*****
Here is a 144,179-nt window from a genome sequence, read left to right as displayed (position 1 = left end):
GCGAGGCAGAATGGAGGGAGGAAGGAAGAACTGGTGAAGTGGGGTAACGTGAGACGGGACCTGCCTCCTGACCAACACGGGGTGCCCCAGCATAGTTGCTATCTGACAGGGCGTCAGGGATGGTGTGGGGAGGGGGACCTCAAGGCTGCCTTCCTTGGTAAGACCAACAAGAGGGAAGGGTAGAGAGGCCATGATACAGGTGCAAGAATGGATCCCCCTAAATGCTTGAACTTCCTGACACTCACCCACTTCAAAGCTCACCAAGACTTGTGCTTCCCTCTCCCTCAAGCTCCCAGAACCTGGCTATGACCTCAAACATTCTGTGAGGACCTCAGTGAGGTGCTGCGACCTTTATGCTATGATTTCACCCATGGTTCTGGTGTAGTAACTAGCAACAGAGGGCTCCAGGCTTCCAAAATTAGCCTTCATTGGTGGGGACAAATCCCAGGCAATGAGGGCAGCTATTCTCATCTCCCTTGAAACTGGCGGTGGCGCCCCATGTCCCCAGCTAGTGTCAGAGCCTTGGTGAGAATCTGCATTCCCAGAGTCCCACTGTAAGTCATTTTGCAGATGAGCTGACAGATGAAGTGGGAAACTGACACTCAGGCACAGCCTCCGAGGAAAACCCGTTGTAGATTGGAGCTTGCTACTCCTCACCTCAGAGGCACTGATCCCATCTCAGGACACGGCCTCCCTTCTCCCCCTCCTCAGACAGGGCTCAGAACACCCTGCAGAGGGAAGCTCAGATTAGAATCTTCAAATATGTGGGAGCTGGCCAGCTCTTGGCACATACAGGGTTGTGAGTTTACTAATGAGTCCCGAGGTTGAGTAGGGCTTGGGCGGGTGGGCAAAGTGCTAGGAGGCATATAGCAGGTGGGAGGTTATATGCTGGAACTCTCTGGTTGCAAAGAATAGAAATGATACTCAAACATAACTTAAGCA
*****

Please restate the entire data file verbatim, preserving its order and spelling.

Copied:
Here is a 144,179-nt window from a genome sequence, read left to right as displayed (position 1 = left end):
GCGAGGCAGAATGGAGGGAGGAAGGAAGAACTGGTGAAGTGGGGTAACGTGAGACGGGACCTGCCTCCTGACCAACACGGGGTGCCCCAGCATAGTTGCTATCTGACAGGGCGTCAGGGATGGTGTGGGGAGGGGGACCTCAAGGCTGCCTTCCTTGGTAAGACCAACAAGAGGGAAGGGTAGAGAGGCCATGATACAGGTGCAAGAATGGATCCCCCTAAATGCTTGAACTTCCTGACACTCACCCACTTCAAAGCTCACCAAGACTTGTGCTTCCCTCTCCCTCAAGCTCCCAGAACCTGGCTATGACCTCAAACATTCTGTGAGGACCTCAGTGAGGTGCTGCGACCTTTATGCTATGATTTCACCCATGGTTCTGGTGTAGTAACTAGCAACAGAGGGCTCCAGGCTTCCAAAATTAGCCTTCATTGGTGGGGACAAATCCCAGGCAATGAGGGCAGCTATTCTCATCTCCCTTGAAACTGGCGGTGGCGCCCCATGTCCCCAGCTAGTGTCAGAGCCTTGGTGAGAATCTGCATTCCCAGAGTCCCACTGTAAGTCATTTTGCAGATGAGCTGACAGATGAAGTGGGAAACTGACACTCAGGCACAGCCTCCGAGGAAAACCCGTTGTAGATTGGAGCTTGCTACTCCTCACCTCAGAGGCACTGATCCCATCTCAGGACACGGCCTCCCTTCTCCCCCTCCTCAGACAGGGCTCAGAACACCCTGCAGAGGGAAGCTCAGATTAGAATCTTCAAATATGTGGGAGCTGGCCAGCTCTTGGCACATACAGGGTTGTGAGTTTACTAATGAGTCCCGAGGTTGAGTAGGGCTTGGGCGGGTGGGCAAAGTGCTAGGAGGCATATAGCAGGTGGGAGGTTATATGCTGGAACTCTCTGGTTGCAAAGAATAGAAATGATACTCAAACATAACTTAAGCA